There are two separate reasons why we should resist radical spelling reforms. The first is that it risks codifying the pronunciation of English as spoken in one particular region, rather than English in general. For example, we pronounce colour as “culla” in London, while Americans tend to say “cuhlr”. Neither of them particularly resemble color or colour, both of them clinging to the tendency to spell Latin-derived words as they were spelled in Latin, rather than how they sound in English (a practice not replicated in actual Latin-derived languages such as Italian, in which letters are doubled and accents added as needed by its own speakers). However, if we were to go down the route of spelling things phonetically, we simply could not do it without making written London English incomprehensible to Americans, or even people in other parts of the British Isles. Do we leave the silent R’s in or take them out? Either way, they will only be phonetic on one side of the Atlantic. Right now, we have consistency and mutual intelligibility.
The second, more profound, reason is that it would constitute cultural vandalism on a grand scale. Learning to read and write English presently gives one access to a vast range of literature, which would have to be rendered into the new script in a huge transliteration effort, at huge cost, if future generations who learned the new writing method in primary school were to be able to read it. It is likely that some authors, who still held the copyright to their own works, would reject the new script, refuse to write in it or to allow their works to be published in it while their copyrights remained valid. Otherwise, the children would have to learn the present script as well, as “literary English”, in order to read a lot of classical English literature, which would defeat the whole object of inventing a new script.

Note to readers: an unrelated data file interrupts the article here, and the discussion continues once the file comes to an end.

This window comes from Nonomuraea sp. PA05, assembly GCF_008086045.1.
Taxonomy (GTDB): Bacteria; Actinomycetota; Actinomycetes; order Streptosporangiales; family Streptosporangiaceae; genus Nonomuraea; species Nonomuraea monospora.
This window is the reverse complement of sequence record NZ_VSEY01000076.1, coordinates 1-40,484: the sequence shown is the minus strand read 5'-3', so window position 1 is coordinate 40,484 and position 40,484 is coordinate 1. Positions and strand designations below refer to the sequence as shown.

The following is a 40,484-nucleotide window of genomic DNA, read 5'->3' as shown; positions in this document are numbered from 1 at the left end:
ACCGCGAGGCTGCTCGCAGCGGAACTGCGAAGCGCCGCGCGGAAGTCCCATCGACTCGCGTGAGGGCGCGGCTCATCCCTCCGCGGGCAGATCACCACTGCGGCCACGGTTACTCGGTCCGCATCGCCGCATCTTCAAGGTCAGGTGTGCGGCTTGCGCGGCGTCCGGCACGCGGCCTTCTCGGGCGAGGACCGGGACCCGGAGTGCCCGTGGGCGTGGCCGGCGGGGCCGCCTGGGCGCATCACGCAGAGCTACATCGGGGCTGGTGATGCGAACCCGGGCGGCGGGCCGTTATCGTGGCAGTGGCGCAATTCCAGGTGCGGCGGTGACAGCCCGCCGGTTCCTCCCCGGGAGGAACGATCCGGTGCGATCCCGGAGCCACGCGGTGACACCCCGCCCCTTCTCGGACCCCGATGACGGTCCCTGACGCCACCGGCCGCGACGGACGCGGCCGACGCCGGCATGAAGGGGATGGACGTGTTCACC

It would thus cut off future generations of English-speakers from their history, which is usually what is intended when a language is radically reformed as Turkish was in the early 20th century. The cut-off there is such that young people cannot readily understand the early speeches of the author of those reforms, Kemal “Ataturk”. This is the equivalent of English-speakers being unable to understand the writings of the Edwardian period or Virginia Woolf, to say nothing of the classic literature of the preceding century. If we are really to go down the radical Shavian route of adopting a new alphabet, we would not only be cutting ourselves off from our past, but also from other speakers of European languages – an even more extreme cut-off than that which “Ataturk” perpetrated. If we want to know how easily such reforms could be effected in a democracy, we only need look at the German spelling reforms which were rejected by sections of the country’s press.
I’m not suggesting that there should be no reforms, simply that any reform should be incremental and not result in our being cut off from our literary heritage. Whatever might result might be dismissed as “tinkering around the edges”, but that’s all we can do if we are to avoid uprooting our entire culture. Of course, in a context where text-message language or some other colloquialism is used for literary effect in an examination, it should be rewarded rather than penalised, because it shows that the writer has insight into the situation he or she is writing about. But we should not permit such usages to be confused with proper literary English. If we are to allow academic examinations to be abandoned to such practices, then we abandon the principle that there are times and places where informality is appropriate and other times and places where it certainly is not.